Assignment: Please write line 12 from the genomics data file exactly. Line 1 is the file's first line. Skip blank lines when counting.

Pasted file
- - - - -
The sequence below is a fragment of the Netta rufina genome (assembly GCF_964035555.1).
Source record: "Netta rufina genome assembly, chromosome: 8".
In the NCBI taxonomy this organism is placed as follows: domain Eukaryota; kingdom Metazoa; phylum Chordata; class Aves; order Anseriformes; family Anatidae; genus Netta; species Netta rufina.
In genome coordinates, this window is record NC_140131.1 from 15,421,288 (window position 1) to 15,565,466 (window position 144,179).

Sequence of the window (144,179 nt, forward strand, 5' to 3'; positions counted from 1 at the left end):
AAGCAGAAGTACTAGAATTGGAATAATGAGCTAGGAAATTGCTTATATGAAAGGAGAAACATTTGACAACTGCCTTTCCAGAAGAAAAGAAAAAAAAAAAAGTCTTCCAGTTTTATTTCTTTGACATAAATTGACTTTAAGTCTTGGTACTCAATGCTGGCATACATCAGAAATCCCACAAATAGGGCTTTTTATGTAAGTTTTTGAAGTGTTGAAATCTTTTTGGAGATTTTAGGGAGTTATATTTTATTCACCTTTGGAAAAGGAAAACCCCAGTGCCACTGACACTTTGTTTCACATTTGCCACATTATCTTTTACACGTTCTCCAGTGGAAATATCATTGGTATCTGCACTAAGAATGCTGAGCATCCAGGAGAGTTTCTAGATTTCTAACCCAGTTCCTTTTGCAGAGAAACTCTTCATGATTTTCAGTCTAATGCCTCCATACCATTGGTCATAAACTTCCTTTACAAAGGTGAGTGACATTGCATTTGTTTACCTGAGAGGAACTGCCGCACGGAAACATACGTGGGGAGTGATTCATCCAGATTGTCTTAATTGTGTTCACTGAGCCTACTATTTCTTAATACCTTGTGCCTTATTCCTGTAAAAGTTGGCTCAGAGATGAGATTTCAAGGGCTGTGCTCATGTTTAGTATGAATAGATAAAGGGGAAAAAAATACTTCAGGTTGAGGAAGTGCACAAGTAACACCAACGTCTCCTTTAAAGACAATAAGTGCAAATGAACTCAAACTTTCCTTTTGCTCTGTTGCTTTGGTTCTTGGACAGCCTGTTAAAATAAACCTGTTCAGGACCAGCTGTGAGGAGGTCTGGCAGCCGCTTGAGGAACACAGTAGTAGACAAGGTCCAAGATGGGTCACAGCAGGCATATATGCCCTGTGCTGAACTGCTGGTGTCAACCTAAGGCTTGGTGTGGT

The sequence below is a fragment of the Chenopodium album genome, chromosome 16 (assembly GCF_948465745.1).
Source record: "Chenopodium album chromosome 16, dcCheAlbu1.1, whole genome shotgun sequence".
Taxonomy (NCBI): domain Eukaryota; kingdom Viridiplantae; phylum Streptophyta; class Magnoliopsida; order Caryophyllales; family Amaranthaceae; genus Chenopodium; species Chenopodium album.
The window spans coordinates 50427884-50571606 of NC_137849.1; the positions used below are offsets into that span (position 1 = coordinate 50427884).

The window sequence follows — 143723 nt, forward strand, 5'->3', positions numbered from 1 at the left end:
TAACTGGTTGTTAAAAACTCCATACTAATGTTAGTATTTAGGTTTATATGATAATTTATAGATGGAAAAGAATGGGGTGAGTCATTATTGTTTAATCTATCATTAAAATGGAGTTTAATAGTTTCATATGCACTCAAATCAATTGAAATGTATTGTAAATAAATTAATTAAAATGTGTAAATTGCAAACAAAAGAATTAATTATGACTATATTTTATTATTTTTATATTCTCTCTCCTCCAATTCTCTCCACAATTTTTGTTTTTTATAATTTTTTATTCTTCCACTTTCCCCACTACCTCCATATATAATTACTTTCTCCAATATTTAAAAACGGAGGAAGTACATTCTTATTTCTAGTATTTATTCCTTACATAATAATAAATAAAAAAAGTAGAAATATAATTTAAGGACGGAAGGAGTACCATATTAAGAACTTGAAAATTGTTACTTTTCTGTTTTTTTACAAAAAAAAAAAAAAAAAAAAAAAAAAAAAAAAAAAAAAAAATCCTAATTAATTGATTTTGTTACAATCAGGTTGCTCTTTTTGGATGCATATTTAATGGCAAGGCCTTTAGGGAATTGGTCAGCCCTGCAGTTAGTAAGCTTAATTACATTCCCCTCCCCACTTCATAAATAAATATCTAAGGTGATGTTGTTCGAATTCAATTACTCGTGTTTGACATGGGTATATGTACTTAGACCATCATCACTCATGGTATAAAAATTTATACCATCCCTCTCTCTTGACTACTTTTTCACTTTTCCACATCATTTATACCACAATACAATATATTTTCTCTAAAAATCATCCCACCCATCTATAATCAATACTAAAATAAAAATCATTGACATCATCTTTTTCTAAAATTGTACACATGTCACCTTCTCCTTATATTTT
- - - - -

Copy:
TAACTGGTTGTTAAAAACTCCATACTAATGTTAGTATTTAGGTTTATATGATAATTTATAGATGGAAAAGAATGGGGTGAGTCATTATTGTTTAATCTATCATTAAAATGGAGTTTAATAGTTTCATATGCACTCAAATCAATTGAAATGTATTGTAAATAAATTAATTAAAATGTGTAAATTGCAAACAAAAGAATTAATTATGACTATATTTTATTATTTTTATATTCTCTCTCCTCCAATTCTCTCCACAATTTTTGTTTTTTATAATTTTTTATTCTTCCACTTTCCCCACTACCTCCATATATAATTACTTTCTCCAATATTTAAAAACGGAGGAAGTACATTCTTATTTCTAGTATTTATTCCTTACATAATAATAAATAAAAAAAGTAGAAATATAATTTAAGGACGGAAGGAGTACCATATTAAGAACTTGAAAATTGTTACTTTTCTGTTTTTTTACAAAAAAAAAAAAAAAAAAAAAAAAAAAAAAAAAAAAAAAAATCCTAATTAATTGATTTTGTTACAATCAGGTTGCTCTTTTTGGATGCATATTTAATGGCAAGGCCTTTAGGGAATTGGTCAGCCCTGCAGTTAGTAAGCTTAATTACATTCCCCTCCCCACTTCATAAATAAATATCTAAGGTGATGTTGTTCGAATTCAATTACTCGTGTTTGACATGGGTATATGTACTTAGACCATCATCACTCATGGTATAAAAATTTATACCATCCCTCTCTCTTGACTACTTTTTCACTTTTCCACATCATTTATACCACAATACAATATATTTTCTCTAAAAATCATCCCACCCATCTATAATCAATACTAAAATAAAAATCATTGACATCATCTTTTTCTAAAATTGTACACATGTCACCTTCTCCTTATATTTT